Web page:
The short answer, yes. But there are real concerns, namely, rising inequality and job loss at massive scale. The WEF forecast some 7.1 million jobs — mainly in the white collar administrative sections — will be lost because of the disruption in the labor market. Higher-income countries will be the hardest hit, and compounding the impact is how technology advances will increase inequality. Klaus Schwab, founder and executive chairman of the WEF, explains those who are dependent on labor benefit from technology removing their dependence, but those dependent on capital are replaced by technological innovation and no longer have the means of earning income.
Schwab posits: “technology is therefore one of the main reasons why incomes have stagnated, or even decreased, for a majority of the population in high-income countries: the demand for highly skilled workers has increased while the demand for workers with less education and lower skills has decreased. The result is a job market with a strong demand at the high and low ends, but a hollowing out of the middle.”
Technology Empowers People and Workers
These are very serious issues, but focusing solely on that conversation ignores two things. First, there is the huge upside for billions of people — women in particular — that advanced technology brings. The Fourth Revolution comes with improved access to healthcare, education, information, and economic opportunity, which create new talent pools and new customers. And furthermore, those things set a foundation for greater transparency and choice for all of us, as both consumers and citizens.
And second, humans have full agency when it comes to building the future we want. Mark Burgess, CEO of CFEngine reminds us that technology is created to make our lives better. He contends that technology is a proxy for our intent and as we build and adopt new technology we need to keep in mind our intent. To do that though, we must abandon short-term thinking in business strategy and focus resources toward R&D, skill development, and creativity.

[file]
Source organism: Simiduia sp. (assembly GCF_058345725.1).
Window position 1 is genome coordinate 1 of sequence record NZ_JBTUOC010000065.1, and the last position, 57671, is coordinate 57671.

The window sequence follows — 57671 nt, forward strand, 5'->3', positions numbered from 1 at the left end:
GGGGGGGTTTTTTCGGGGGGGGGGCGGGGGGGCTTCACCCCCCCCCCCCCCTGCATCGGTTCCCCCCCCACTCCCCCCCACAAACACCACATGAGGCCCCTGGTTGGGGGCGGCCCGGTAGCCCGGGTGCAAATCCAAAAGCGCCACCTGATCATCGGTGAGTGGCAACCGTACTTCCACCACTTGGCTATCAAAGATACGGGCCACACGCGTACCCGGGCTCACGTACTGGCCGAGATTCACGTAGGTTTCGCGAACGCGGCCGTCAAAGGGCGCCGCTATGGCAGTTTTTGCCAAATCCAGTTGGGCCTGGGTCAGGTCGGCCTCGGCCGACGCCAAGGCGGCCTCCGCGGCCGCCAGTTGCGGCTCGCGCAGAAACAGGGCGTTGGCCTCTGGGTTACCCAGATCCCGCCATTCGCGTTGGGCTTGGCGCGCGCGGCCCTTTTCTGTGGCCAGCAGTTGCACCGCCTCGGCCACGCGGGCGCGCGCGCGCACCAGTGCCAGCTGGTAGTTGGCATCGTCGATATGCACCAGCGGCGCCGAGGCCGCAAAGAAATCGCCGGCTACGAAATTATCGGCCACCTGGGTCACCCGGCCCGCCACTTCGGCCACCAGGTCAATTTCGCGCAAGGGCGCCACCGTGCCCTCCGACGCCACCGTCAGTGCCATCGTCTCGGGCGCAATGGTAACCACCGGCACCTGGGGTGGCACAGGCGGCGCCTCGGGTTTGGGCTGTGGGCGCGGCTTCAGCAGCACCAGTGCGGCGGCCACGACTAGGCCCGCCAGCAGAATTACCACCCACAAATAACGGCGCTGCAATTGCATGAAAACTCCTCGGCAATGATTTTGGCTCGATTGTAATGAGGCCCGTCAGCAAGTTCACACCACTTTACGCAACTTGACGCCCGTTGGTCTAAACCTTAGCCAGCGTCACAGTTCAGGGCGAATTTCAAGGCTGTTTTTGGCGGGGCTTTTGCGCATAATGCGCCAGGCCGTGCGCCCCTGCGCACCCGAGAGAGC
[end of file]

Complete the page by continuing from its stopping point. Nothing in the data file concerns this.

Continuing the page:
Those two ideas are intertwined. As technology improves, so does access to healthcare, decreasing mortality rates and the burden of disease. Advances in biotechnology and connected health are the obvious factors, but innovations like safer self-driving cars have to be considered here too.
Free of disability or disease, people are better able to learn — and technology helps there too. Connectivity has cleared a path for marginalized communities to higher education. With education and access to information, people are more politically free. Greater security and political freedom means more stable and peaceful societies — which allow economic activity and education to flourish — perpetuating a virtuous cycle of health, education, peace, and prosperity.
Now with more educated people with greater buying power, businesses have access to both top talent and larger consumer audiences. On the labor side, improved access to education, employment, and further training — especially in science, technology, engineering, and math (STEM) fields — through remote-working or -learning opportunities is a step in the right direction according to the WEF: “As study after study demonstrates the business benefits of workforce diversity and companies expect finding talent for many key specialist roles to become much more difficult by 2020, it is time for a fundamental change in how talent diversity issues perceived and well-known barriers tackled.”